Third World Piracy, First World IP Headaches


The Social Science Research Council recently released a report entitled “Media Piracy in Emerging Economies”. This three year study focused on music, movie, and software privacy in countries like Russia, South Africa, and Brazil. You can get the report here, depending on which part of the Consumer’s Dilemma you qualify for in terms of price. The major findings of the report are as follows (I’ve summed up their bullet points):

  • Prices are too high. [Prices are 5-10 times higher relative to income.]
  • Competition is good. [No competition means no lower prices.]
  • Antipiracy education has failed. [Self-explanatory.]
  • Changing the law is easy. Changing the practice is hard. [Same.] 
  • Criminals can’t compete with free. [Same issue as legit companies.]
  • Enforcement hasn’t worked.

I wouldn’t immediately move to lump eBooks into this pile, but as it is a digital file, it can’t be far off from these findings. Especially the point about “criminals can’t compete with free”, which feels like a remote overture towards libraries; why would people buy the book if they can just borrow it for free?

Felix Salmon at Reuters writes:

For starters, Mike Masnick is absolutely right that the report debunks the entire foundation of US foreign IP policy. That policy has essentially been written by the owners of US intellectual property, who jealously protect it and think that the best thing they can possibly do is be as aggressive as possible towards any sign of international IP piracy. As the report shows, this makes a tiny amount of profit-maximizing sense for the companies concerned. But it actually encourages, rather than reduces, piracy in the aggregate. (Emphasis in original)

And (as quoted by Andrew Sullivan in part, attributed at the bottom of this post):

The big forces driving media piracy in developing countries are real and powerful and will not be changed, no matter how many western politicians get on their moral high horses and insist that countries like India and China build a “culture of intellectual property.” But the irony is that if governments and corporations really wanted to build such a culture, then they would encourage companies to set their prices low enough that the populations of those countries could actually afford to buy music, movies, and software at the full legal retail price. It turns out that domestic companies are quite good at distributing media at low prices, and can build profitable businesses by doing that. But foreign companies have different incentives in the short term, and don’t do that.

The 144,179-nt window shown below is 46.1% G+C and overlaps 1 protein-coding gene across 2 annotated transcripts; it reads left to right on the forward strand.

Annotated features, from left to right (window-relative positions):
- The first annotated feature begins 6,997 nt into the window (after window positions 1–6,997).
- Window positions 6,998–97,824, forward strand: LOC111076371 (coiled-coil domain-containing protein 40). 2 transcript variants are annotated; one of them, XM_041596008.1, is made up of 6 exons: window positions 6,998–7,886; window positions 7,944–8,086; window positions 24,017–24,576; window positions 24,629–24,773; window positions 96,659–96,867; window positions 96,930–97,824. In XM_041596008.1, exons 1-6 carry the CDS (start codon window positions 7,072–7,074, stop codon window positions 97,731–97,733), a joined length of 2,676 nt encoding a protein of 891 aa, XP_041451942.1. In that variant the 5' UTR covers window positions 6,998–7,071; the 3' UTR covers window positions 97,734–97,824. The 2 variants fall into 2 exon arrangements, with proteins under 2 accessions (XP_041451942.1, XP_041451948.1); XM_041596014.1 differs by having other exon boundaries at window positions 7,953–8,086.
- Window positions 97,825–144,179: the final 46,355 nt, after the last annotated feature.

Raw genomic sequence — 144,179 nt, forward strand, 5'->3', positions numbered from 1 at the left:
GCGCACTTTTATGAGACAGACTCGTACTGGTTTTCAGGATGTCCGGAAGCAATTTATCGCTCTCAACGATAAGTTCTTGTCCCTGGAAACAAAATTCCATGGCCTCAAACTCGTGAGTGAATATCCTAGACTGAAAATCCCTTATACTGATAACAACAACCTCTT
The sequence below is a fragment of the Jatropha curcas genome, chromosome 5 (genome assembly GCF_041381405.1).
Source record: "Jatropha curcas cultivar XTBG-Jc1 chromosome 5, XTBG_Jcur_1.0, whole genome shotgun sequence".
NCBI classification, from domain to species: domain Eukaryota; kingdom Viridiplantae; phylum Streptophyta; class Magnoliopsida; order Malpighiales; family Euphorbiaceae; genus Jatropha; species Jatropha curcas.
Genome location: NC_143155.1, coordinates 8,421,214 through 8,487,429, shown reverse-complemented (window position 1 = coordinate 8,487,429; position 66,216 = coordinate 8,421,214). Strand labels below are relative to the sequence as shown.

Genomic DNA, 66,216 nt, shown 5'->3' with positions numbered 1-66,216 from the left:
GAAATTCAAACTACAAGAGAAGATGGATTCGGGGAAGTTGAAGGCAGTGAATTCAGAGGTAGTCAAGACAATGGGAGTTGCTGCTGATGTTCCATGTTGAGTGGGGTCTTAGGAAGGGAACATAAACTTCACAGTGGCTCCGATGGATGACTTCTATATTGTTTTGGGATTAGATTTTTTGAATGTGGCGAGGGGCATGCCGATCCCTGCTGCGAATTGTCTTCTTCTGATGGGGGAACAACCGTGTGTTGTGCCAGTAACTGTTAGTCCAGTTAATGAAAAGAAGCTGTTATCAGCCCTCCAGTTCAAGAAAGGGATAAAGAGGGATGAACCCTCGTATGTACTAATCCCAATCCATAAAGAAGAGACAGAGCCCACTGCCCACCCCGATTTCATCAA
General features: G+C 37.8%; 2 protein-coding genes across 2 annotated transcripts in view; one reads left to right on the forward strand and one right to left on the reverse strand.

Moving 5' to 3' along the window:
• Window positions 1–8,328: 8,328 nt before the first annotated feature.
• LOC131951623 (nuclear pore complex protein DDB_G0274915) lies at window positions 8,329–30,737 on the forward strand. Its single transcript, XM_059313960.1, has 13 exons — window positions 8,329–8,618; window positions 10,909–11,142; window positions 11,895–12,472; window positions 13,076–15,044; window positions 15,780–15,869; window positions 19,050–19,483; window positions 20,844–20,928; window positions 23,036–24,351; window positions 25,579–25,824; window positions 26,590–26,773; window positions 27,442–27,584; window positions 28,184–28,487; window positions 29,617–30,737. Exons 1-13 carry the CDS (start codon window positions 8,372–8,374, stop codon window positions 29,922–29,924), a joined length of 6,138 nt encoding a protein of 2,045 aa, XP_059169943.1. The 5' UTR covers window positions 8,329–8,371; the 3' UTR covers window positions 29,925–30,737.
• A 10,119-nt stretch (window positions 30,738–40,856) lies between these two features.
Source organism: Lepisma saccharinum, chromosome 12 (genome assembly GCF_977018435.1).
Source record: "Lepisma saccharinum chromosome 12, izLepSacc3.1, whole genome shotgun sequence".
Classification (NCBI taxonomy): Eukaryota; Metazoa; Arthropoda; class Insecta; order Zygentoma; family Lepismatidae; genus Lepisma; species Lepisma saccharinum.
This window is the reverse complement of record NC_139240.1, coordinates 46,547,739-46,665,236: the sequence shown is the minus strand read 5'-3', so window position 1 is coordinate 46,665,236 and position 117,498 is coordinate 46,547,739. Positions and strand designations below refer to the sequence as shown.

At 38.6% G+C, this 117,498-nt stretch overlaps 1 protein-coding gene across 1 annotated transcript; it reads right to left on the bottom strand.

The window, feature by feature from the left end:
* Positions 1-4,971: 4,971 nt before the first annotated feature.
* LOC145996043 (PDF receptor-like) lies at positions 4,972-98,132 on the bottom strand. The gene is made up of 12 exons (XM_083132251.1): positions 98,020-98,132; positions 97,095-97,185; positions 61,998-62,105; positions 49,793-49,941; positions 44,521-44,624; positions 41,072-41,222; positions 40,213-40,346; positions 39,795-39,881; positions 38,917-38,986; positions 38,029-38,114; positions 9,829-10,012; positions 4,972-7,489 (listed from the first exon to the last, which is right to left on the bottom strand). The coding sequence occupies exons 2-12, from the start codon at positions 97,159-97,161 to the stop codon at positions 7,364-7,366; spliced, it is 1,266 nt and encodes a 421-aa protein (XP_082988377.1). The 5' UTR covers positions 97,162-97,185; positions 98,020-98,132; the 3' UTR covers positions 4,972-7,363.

It’s worth reading his whole take on the report. The quotes he pulls out are stunning. For as much puffery that is placed on the ills of piracy and how much it costs those three industries, the documentation to this claim is either suspect or non-existent. Considering the robustness of these industries, it’s hard to see where the financial suffering begins.

Reihan Salam at the National Review Online has his take:

High prices for media goods create what the report’s authors call “the consumer’s dilemma”: you can pay the high legal price, you can find a pirated copy, or you can skip consuming the good in question. Technology has been diffusing faster than incomes have been converging. That is, there are now millions of people living around the world who have the devices and the broadband they need to consume media goods produced in the rich world, but without the incomes they’d need to pay the prices to which people in the rich world have grown accustomed.

In viewing these reports and reactions through the librarian kaleidoscope, the steps taken to prevent piracy in the third world make for a difficult product and limiting conditions in the first world. As the people who can afford eBooks under their current pricing structures, we (both libraries and consumers in the first world) are seen as the best way to recover expenses and generate revenues. We pay the DRM and monetary price for the actions of others well beyond the long reach of intellectual property law.

Now I’m off to wonder where libraries fall into this picture. As an entity that lends content at no additional cost to the community member, I can see why libraries are held as suspect in the publisher eBook lending idea. You can’t compete with free; but you also can’t compete if the obstacles to content make the pirate alternative a viable (albeit illegal) option. It’s something to consider as we move forward with eBook collections.

(h/t: Daily Dish, twice)

3 thoughts on “Third World Piracy, First World IP Headaches

  1. Pingback: Over piraterij en diefstal « Muziek & de bibliotheek

  2. This is hardly a original idea to me, but the biggest way libraries can combat this is to push the idea that the library is not offering “free” services. The cost is simply paid elsewhere (taxes, tuition, etc.) and then reallocated to libraries who provide it in a convenient way, at no additional cost.

  3. Pingback: Direct and Indirect Piracy | Freely Fresh Blog

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